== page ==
Proactive Data Quality Framework

DOI : 10.17577/NCRTCA-PID-411

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Proactive Data Quality Framework

Proactive Data Quality Framework

Tejas Girijakant Naik

Department of MCA

RV College of Engineering Bengaluru, India


Department of MCA

RV College of Engineering Bengaluru, India


    The main purpose of a data quality framework is to establish a standardized and repeatable procedure for managing data quality. It begins with defining data quality requirements and metrics specific to the organization's needs and industry standards. This involves identifying critical data elements, establishing quality thresholds, and determining appropriate validation rules and data profiling techniques.

    Once the data quality requirements are defined, the framework includes mechanisms for data profiling, data cleansing, and data enrichment. Data profiling involves analyzing the content, structure, and relationships within the data to identify anomalies, inconsistencies, and patterns. Data cleansing aims to rectify or remove errors, duplicates, and outliers from the dataset. Data enrichment involves augmenting the data and adding more information from outside sources to enhance its completeness and accuracy.

    Another crucial aspect of a data quality framework is the ongoing monitoring and measurement of data quality. This involves establishing data quality metrics, defining key performance indicators (KPIs), and implementing regular audits and assessments to evaluate the effectiveness of data

    quality initiatives. Monitoring allows organizations to identify trends, detect emerging data quality issues, and take proactive measures to address them promptly.

    Furthermore, it often incorporates data governance principles to ensure accountability, ownership, and compliance with data quality policies and regulations. It defines roles and responsibilities for data stewards and those in charge of upholding and enforcing data quality standards.


    Big Data is an essential research area for governments, institutions, and private agencies to support their analytics decisions. Big Data refers to all about data, how it is collected, processed, and analyzed to generate value-added data-driven insights and decisions. Degradation in Data Quality may result in unpredictable consequences. In this case, confidence and worthiness in the data and its source are lost. [2].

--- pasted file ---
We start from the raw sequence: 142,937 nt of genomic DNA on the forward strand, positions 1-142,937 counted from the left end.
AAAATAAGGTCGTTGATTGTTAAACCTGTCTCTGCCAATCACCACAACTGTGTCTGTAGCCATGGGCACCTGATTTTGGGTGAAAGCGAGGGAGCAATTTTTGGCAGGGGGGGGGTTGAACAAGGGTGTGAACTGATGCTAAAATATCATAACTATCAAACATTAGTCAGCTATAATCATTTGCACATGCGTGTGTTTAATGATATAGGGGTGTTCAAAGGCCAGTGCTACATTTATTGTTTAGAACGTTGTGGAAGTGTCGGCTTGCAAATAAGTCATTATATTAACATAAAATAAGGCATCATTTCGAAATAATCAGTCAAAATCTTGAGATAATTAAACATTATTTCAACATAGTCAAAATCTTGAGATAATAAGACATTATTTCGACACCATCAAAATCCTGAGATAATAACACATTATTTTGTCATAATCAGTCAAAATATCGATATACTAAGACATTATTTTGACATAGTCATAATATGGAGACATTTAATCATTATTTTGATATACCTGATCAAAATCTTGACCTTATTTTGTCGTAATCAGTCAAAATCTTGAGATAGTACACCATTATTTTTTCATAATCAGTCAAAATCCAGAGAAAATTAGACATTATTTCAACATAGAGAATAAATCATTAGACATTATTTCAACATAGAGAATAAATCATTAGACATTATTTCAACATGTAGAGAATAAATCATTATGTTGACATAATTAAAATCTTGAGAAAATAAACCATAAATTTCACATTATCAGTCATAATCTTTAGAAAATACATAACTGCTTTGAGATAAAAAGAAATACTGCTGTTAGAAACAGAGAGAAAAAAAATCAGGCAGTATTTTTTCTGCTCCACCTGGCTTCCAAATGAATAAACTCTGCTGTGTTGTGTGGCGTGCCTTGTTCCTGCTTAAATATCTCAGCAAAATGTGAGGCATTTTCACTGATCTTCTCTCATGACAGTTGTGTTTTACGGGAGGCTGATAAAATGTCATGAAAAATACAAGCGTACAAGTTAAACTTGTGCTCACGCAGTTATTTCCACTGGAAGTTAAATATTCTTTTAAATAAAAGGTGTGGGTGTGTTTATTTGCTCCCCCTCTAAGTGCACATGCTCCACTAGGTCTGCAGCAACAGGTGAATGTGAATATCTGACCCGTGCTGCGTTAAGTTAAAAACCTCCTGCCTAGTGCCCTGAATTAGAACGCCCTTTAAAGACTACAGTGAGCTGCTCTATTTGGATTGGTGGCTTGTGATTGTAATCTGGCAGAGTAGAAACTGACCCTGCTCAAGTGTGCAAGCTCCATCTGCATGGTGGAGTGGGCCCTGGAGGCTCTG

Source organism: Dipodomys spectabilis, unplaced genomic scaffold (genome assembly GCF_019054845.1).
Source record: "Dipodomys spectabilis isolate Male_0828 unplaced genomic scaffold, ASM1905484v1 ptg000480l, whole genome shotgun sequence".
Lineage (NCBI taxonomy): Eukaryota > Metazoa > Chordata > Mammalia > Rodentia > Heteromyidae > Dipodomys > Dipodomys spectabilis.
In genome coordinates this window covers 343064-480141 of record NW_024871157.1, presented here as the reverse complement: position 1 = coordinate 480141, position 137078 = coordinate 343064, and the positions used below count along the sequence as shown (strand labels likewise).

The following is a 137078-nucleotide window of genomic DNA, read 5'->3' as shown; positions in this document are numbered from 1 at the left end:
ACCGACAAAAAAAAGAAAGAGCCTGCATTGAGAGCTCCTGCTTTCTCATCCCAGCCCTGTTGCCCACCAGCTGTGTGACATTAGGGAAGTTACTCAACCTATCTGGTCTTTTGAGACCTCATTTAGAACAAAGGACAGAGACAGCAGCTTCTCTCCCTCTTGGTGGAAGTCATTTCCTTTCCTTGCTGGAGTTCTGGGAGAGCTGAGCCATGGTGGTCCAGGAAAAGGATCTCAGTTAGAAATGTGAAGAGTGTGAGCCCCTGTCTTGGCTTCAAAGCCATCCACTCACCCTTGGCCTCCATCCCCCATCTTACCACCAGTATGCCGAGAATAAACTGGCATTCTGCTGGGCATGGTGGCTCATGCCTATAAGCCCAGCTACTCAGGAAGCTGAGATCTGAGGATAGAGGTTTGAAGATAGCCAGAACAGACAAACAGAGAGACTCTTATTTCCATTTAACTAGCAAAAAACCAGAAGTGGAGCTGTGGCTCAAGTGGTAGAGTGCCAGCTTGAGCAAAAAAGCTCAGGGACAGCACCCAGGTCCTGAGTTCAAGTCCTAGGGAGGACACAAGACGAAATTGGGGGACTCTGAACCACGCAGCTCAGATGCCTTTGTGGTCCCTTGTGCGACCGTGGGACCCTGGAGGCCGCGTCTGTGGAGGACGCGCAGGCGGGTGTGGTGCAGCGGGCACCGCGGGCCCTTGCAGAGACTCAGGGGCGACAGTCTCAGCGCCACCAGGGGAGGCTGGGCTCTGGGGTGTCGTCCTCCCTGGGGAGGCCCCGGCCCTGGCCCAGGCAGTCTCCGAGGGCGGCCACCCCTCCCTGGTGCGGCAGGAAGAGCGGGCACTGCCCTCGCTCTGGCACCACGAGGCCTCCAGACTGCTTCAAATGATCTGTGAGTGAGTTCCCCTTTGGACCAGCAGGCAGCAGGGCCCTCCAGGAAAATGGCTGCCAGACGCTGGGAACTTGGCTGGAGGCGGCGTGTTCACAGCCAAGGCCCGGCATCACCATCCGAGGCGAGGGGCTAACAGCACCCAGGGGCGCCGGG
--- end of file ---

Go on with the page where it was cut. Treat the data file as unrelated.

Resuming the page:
In research by Maxi Kindling and Dorothea Strecker. [1] they present the outcomes of a survey conducted among research data repositories, investigating the state of data quality assurance practices. The results indicate that most repositories engage in data quality measures and significantly contribute to data quality. However, the study highlights the diverse and multifaceted nature of data quality assurance approaches, with individualized methods prevailing. Several challenges are identified, including the recognition of data reviewers and repositories, the influence of publication review processes on data review, and the absence of adequate data quality information. Notably, the study shows that a repository's level of accreditation is not always correlated with the depth of its quality assurance procedures. Overall, this research emphasizes the high expectations and resource requirements associated with data quality assurance in research data repositories.

    Another study by Ikbal Taleb, Mohamed Adel Serhani, Chafik Bouhaddioui & Rachida Dssouli et al. [2] discusses the importance of data quality in the Big Data domain and proposes a Big Data Quality (BDQ) management framework. The framework aims to enhance pre-processing activities and strengthen data control by introducing the concept of Big Data Quality Profile (DQP) to capture quality requirements, attributes, and scores. The framework incorporates data profiling and sampling components to estimate data quality before and after pre-processing. It utilizes predefined quality metrics and generates quality